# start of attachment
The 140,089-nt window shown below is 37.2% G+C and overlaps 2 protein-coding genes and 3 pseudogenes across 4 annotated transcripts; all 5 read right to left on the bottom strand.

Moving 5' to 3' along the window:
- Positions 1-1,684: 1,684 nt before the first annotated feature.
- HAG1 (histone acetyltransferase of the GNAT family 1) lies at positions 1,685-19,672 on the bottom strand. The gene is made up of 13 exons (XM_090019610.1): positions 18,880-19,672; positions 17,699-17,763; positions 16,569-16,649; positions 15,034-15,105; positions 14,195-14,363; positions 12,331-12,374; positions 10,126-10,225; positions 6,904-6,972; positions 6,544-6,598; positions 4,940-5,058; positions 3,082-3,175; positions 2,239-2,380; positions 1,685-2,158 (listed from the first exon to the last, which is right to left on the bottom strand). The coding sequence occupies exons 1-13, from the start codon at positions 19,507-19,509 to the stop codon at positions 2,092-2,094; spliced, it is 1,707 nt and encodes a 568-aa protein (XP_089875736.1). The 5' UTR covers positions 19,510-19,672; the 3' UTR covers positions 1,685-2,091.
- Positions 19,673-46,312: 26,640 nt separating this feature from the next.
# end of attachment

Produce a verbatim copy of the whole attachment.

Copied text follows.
The 140,089-nt window shown below is 37.2% G+C and overlaps 2 protein-coding genes and 3 pseudogenes across 4 annotated transcripts; all 5 read right to left on the bottom strand.

Moving 5' to 3' along the window:
- Positions 1-1,684: 1,684 nt before the first annotated feature.
- HAG1 (histone acetyltransferase of the GNAT family 1) lies at positions 1,685-19,672 on the bottom strand. The gene is made up of 13 exons (XM_090019610.1): positions 18,880-19,672; positions 17,699-17,763; positions 16,569-16,649; positions 15,034-15,105; positions 14,195-14,363; positions 12,331-12,374; positions 10,126-10,225; positions 6,904-6,972; positions 6,544-6,598; positions 4,940-5,058; positions 3,082-3,175; positions 2,239-2,380; positions 1,685-2,158 (listed from the first exon to the last, which is right to left on the bottom strand). The coding sequence occupies exons 1-13, from the start codon at positions 19,507-19,509 to the stop codon at positions 2,092-2,094; spliced, it is 1,707 nt and encodes a 568-aa protein (XP_089875736.1). The 5' UTR covers positions 19,510-19,672; the 3' UTR covers positions 1,685-2,091.
- Positions 19,673-46,312: 26,640 nt separating this feature from the next.